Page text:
Buick Grand National and GNX T-Type Regal coupes, aimed at the performance market, appeared in the 80s. In 1982, the Regal Grand National debuted. Named for the NASCAR Grand National racing series, it had a 4.1 L V6 engine with 125 hp (93 kW) or an optional 180 hp turbocharged 3.8 L V6. There was no Grand National in 1983, but it returned in 1984 in all black paint. The turbocharged 3.8 became standard and would continue to be refined with fuel injection and intercooling. In 1987 it reached 245 hp (182 kW). 1987 also offered a lightweight WE4 (Turbo T) option. Only 1,547 of this variant were produced. They were painted black and treated to the same blackout package as the Grand National, including bumpers, grille, headlight and taillight trim. The differences between a WE4 and the base Grand National were the interior trim package, wheels, exterior badging, aluminum bumper supports, and aluminum rear brake drums as opposed to the Grand National's cast iron. The rear spoiler was only available as a dealer installed option. 1987 was the only year that the LC2 Turbo option was available on any Regal, making it possible to even see a Limited with a vinyl landau roof and a power bulge turbo hood. For the final year, 1987, Buick introduced the GNX for $10,995. Produced by McLaren/ASC, Buick underrated the GNX at 276 hp (206 kW) and a very substantial 360 lb-ft (488 N·m) of torque which gave this car a 0-60 time of 5.3 seconds.[1] This was created so as to be "Grand National to end all Grand Nationals," as the next model year converted the chassis to front-wheel drive, which Buick engineers admitted would not be able to put down that much power. Changes made included a special Garrett ceramic-impellered turbocharger connected to a more efficient intercooler and a specially coated up pipe. A specific computer chip, low-restriction exhaust with dual mufflers, reprogrammed Turbo Hydramatic 200-4R transmission with a custom torque converter and transmission cooler, and unique differential cover/panhard bar included more of the performance modifications. Exterior styling changes include vents located on each front fender, 16 inch black mesh style wheels with VR-speed rated tires, and deletion of the hood and fender emblems. The interior changes of the GNX included a serial number on the dash plaque and a revised instrument cluster providing analog Stewart-Warner gauges, including an analog turbo boost gauge. The acceleration performance of the GNX outpaced the factory's power claims: 0-60 mph (97 km/h) took just 4.5 s with a 13.4 s/104 mph (167 km/h) quarter-mile. These numbers made the GNX the fastest production sedan ever built, at the time. This claim is somewhat controversial—the car had two doors but its interior volume and structure made it a sedan rather than a coupe, and just 547 examples were built. GNX #001 is currently owned by Buick and sometimes makes appearances at car shows around the US. The GNX cost much less and could out-accelerate the naturally-aspirated 911 of the day. Ironically, many believe that these performance numbers were the reason the GNX was axed. GM did not want one of its own cars outperforming its flagship, the Corvette, and ended the Buick program. The GNX had a ladder bar that ran from the mid-section of the car to the rear axle, so as to increase traction. This is also the reason why a GNX will actually lift the rear end up when the car is about to launch heavily. Another amazing aspect of the Buick Grand National and GNX is the ease of upgrading performance. As electronic technology increased in automobiles over the years, with the implementation of forced induction(such as turbochargers and superchargers) and chips controlling the many aspects of the car, increasing performance became that much easier. Simply by spending a few hundred dollars on a race chip and increasing the boost could drop the Grand National’s quarter-mile time from its stock fourteen second range into the high twelve-second range. Other easy upgrades include installing a larger turbocharger or purchasing larger fuel-injectors capable of supplying the engine with more fuel. The affordability and effectiveness of these upgrades made the Grand National a very popular car for drag-racing. In recent times with stock Corvettes producing quarter-mile times in the eleven second range, Grand Nationals provide an easy way to overcome the current “bad-boy” muscle cars. One can purchase a Grand National and upgrade it for far less money than buying a modern high-performance car and easily produce much quicker quarter-mile times. The stealthy appearance of the all-black GNX and Grand National, coupled with the fact that the Grand National was initially released during the height of Star Wars fever, earned it the title Darth Vader Car (Car and Driver covered the GNX model's introduction with the headline "Darth Vader, your car is ready," a phrase more recently attributed to the Maybach Exelero). Th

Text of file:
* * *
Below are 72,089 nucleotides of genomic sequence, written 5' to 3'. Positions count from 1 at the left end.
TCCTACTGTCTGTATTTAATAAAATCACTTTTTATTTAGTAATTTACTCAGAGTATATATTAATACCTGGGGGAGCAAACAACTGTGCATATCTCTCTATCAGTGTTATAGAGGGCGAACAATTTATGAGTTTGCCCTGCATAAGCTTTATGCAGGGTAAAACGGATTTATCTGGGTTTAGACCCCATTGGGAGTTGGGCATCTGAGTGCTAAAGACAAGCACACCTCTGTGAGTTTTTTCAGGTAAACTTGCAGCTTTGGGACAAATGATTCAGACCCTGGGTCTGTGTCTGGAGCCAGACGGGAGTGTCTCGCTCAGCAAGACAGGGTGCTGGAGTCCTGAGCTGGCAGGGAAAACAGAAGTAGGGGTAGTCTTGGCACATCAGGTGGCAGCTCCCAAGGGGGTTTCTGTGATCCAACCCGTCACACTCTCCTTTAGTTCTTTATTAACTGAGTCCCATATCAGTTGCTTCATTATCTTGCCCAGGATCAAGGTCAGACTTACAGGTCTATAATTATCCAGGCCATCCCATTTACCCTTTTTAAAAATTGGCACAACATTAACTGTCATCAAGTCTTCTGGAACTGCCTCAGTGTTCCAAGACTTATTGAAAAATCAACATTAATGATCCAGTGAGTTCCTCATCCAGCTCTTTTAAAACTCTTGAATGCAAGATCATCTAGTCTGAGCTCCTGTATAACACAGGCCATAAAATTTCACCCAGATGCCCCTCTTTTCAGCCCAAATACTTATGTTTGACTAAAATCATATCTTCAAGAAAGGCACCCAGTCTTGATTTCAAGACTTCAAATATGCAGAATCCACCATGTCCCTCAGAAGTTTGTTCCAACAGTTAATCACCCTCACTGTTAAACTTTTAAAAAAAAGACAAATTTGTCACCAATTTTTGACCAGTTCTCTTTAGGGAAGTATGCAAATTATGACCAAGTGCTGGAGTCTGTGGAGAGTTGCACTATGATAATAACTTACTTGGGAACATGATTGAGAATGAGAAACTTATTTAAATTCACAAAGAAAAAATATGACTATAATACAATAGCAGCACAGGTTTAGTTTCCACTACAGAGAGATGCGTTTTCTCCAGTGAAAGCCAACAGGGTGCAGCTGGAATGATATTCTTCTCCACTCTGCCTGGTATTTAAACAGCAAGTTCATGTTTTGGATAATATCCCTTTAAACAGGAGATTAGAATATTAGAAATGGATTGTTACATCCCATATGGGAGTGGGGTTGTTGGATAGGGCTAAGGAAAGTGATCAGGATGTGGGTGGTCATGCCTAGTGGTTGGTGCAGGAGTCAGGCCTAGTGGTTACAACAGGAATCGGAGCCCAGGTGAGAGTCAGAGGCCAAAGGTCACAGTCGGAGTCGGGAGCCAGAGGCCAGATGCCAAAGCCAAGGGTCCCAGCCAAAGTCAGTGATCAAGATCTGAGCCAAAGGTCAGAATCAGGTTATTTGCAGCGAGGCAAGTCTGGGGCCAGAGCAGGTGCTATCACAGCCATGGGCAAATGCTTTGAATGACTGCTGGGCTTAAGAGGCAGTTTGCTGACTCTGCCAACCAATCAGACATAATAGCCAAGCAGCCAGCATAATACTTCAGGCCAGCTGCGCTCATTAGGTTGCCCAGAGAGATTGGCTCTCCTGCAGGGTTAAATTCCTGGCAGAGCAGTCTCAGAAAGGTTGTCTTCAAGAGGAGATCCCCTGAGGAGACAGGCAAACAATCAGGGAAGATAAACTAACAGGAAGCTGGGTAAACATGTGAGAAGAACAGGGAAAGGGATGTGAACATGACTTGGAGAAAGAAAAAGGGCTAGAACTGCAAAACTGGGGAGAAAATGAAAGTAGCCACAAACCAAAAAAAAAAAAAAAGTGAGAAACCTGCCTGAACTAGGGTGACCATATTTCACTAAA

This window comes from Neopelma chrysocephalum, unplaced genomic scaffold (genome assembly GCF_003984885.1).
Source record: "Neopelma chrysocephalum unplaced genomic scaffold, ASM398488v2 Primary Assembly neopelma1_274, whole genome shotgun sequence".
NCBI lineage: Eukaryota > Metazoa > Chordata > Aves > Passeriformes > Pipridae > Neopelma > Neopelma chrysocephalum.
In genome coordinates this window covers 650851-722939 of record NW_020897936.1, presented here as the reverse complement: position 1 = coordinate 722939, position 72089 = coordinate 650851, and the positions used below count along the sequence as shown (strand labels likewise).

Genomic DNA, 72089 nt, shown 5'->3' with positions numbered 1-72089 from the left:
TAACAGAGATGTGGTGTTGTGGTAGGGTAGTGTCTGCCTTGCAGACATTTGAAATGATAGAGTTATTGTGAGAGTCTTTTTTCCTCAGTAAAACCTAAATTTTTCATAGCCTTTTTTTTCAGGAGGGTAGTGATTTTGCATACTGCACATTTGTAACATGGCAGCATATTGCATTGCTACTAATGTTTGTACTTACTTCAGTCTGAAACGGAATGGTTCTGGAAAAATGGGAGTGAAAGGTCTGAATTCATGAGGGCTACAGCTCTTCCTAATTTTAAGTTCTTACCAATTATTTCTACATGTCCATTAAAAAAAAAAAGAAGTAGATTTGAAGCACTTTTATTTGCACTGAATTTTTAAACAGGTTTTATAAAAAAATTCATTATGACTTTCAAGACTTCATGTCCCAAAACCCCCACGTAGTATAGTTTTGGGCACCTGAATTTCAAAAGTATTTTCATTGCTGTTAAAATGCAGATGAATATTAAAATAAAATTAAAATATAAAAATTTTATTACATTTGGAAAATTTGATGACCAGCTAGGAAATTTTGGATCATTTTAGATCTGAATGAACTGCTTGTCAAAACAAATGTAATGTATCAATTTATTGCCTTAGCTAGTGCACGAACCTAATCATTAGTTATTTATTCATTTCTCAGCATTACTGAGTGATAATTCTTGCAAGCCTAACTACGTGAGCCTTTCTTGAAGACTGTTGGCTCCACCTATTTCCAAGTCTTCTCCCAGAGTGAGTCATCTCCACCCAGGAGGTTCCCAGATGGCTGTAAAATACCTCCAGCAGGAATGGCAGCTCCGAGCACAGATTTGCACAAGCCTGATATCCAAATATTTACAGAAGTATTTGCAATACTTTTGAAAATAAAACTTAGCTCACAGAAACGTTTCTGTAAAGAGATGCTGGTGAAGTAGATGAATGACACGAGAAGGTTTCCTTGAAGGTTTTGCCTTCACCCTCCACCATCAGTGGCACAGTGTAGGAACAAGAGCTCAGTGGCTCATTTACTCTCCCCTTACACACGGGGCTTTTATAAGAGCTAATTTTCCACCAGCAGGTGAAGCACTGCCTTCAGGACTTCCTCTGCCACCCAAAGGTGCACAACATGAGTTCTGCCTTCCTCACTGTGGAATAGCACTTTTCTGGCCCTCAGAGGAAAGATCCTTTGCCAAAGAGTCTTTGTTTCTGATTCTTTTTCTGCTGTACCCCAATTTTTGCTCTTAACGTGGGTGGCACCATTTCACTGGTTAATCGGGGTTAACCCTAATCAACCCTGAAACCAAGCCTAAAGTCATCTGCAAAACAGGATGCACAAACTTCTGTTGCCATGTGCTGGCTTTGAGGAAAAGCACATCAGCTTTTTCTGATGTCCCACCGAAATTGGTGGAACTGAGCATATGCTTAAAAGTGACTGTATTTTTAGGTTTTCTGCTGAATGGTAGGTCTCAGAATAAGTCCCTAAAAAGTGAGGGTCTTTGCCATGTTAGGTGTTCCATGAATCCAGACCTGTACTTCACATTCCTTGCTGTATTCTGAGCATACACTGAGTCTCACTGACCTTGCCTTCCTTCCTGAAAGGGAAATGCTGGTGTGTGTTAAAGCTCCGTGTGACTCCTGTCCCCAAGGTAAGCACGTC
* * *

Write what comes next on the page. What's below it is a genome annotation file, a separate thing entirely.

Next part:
Drag racing history was changed forever, in 1966, when Lincoln Mercury caught the competition completely off guard when they unveiled the world's first fliptop funny cars. Fran Hernandez, Chief of Lincoln Mercury Racing Division, engineered five factory Comets that went on to change drag racing as we know it today. This is the lone surviving Comet of the five that were built. These special super lightweight bodies were custom made for Mercury Racing Division by Plastigauge Corp. of Jackson, MI and weighed a mere 225lbs. The custom stage 1 tube chassis work was contracted to the famed Logghe Stamping Co. of Fraser, MI. The engine of choice was an Earl Wade built 427 S.O.H.C. Crane 646 cams were used for the high dosage of nitro burned in this car and Mickey Thompson pistons and rods are used. The compression ratio is at 10.5 to 1 and spark comes from a Mallory super mag and Autolite spark plugs. The 1940lb Gate Job Screamer used the highly famed Art Carr 3-speed automatic transmission, which at the time was the best money could buy. Of the five Comet funny cars, the Gate Job received the most colorful paint scheme. Paul Shidlick of Wayne, MI, the original painter, applied Cinnamon Pearl over Sunset Gold to achieve this bold look. The lettering and pin striping on all five '66 fliptops was handled by Paul Hatton of Garden City, MI and duplicated again on this car in 2009 by the same Paul Hatton. The Gate Job had much success in the drag racing world, beating the likes of the top named drives such as Arnie "The Farmer" Beswick, "Dyno' Don Nicholson, Eddie Schartman, "Color Me Gone" Roger Linndmood, Ram Chargers, Dickie Harrell, "Jungle" Jim Liberman, Gas Rhonda and many more along the way. Some historical firsts this funny car has include the first stage 1 Logghe chassis, the first automatic transmission and also the first escape hatch. This lone surviving 1966 Comet funny car retains its all original body, running gear, wheels, chassis and factory magnesium parts. The motor is a genuine 1966 Mercury 427 S.O.H.C. The grandfather of all funny cars also comes with volumes of factory photos and documents. This car holds the distinction of being the earliest known fliptop funny car in the world. Pete Gates 1966 NHRA National Champion

lightweight drag racing wheels
lightweight drag racing wheels
Hot Wheels RC Stealth Rides Racing Car - Black with Red Flames
Hot Wheels R/C Stealth Rides Racing Car Collection: Small enough to fit in a pocket, Stealth Rides vehicles are engineered to amaze. These mini but mighty cars fold flat and fit in a slim carrying case, but don't be fooled. The carrying case doubles as the controller. Slide the vehicle from the controller and with one press transform it to a fully functional R/C vehicle. Built for high-speed turns and spinning, these Stealth Rides vehicles are the biggest little things in the world of R/C. Collect 'em all.